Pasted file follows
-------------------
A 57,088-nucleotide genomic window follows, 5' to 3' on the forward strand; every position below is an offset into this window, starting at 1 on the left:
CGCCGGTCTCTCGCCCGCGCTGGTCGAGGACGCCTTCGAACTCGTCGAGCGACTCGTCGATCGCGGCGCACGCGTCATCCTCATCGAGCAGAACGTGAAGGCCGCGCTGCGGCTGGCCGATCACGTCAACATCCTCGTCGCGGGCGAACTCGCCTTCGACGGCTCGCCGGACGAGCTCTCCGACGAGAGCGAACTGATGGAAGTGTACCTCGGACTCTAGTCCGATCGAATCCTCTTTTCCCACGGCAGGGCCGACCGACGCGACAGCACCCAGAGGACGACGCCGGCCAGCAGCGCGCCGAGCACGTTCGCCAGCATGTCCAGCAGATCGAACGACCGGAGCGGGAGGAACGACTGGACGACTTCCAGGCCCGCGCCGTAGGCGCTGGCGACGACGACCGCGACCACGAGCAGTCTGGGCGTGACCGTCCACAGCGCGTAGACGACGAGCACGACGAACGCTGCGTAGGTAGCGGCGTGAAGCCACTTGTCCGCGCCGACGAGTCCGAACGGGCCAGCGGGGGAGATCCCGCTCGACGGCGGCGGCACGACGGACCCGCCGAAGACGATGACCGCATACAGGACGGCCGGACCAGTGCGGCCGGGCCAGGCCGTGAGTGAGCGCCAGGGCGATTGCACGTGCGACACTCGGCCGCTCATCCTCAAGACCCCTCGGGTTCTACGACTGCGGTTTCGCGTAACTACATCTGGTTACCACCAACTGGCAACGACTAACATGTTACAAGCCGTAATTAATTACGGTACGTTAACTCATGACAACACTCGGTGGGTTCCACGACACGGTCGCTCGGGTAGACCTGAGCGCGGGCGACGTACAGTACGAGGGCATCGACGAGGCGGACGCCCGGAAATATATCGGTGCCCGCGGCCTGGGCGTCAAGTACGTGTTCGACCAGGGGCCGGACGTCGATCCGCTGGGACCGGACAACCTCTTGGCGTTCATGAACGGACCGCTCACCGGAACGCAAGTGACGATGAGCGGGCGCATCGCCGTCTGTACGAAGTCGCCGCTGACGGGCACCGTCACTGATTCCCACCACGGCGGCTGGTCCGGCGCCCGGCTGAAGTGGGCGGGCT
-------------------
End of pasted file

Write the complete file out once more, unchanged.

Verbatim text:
A 57,088-nucleotide genomic window follows, 5' to 3' on the forward strand; every position below is an offset into this window, starting at 1 on the left:
CGCCGGTCTCTCGCCCGCGCTGGTCGAGGACGCCTTCGAACTCGTCGAGCGACTCGTCGATCGCGGCGCACGCGTCATCCTCATCGAGCAGAACGTGAAGGCCGCGCTGCGGCTGGCCGATCACGTCAACATCCTCGTCGCGGGCGAACTCGCCTTCGACGGCTCGCCGGACGAGCTCTCCGACGAGAGCGAACTGATGGAAGTGTACCTCGGACTCTAGTCCGATCGAATCCTCTTTTCCCACGGCAGGGCCGACCGACGCGACAGCACCCAGAGGACGACGCCGGCCAGCAGCGCGCCGAGCACGTTCGCCAGCATGTCCAGCAGATCGAACGACCGGAGCGGGAGGAACGACTGGACGACTTCCAGGCCCGCGCCGTAGGCGCTGGCGACGACGACCGCGACCACGAGCAGTCTGGGCGTGACCGTCCACAGCGCGTAGACGACGAGCACGACGAACGCTGCGTAGGTAGCGGCGTGAAGCCACTTGTCCGCGCCGACGAGTCCGAACGGGCCAGCGGGGGAGATCCCGCTCGACGGCGGCGGCACGACGGACCCGCCGAAGACGATGACCGCATACAGGACGGCCGGACCAGTGCGGCCGGGCCAGGCCGTGAGTGAGCGCCAGGGCGATTGCACGTGCGACACTCGGCCGCTCATCCTCAAGACCCCTCGGGTTCTACGACTGCGGTTTCGCGTAACTACATCTGGTTACCACCAACTGGCAACGACTAACATGTTACAAGCCGTAATTAATTACGGTACGTTAACTCATGACAACACTCGGTGGGTTCCACGACACGGTCGCTCGGGTAGACCTGAGCGCGGGCGACGTACAGTACGAGGGCATCGACGAGGCGGACGCCCGGAAATATATCGGTGCCCGCGGCCTGGGCGTCAAGTACGTGTTCGACCAGGGGCCGGACGTCGATCCGCTGGGACCGGACAACCTCTTGGCGTTCATGAACGGACCGCTCACCGGAACGCAAGTGACGATGAGCGGGCGCATCGCCGTCTGTACGAAGTCGCCGCTGACGGGCACCGTCACTGATTCCCACCACGGCGGCTGGTCCGGCGCCCGGCTGAAGTGGGCGGGCT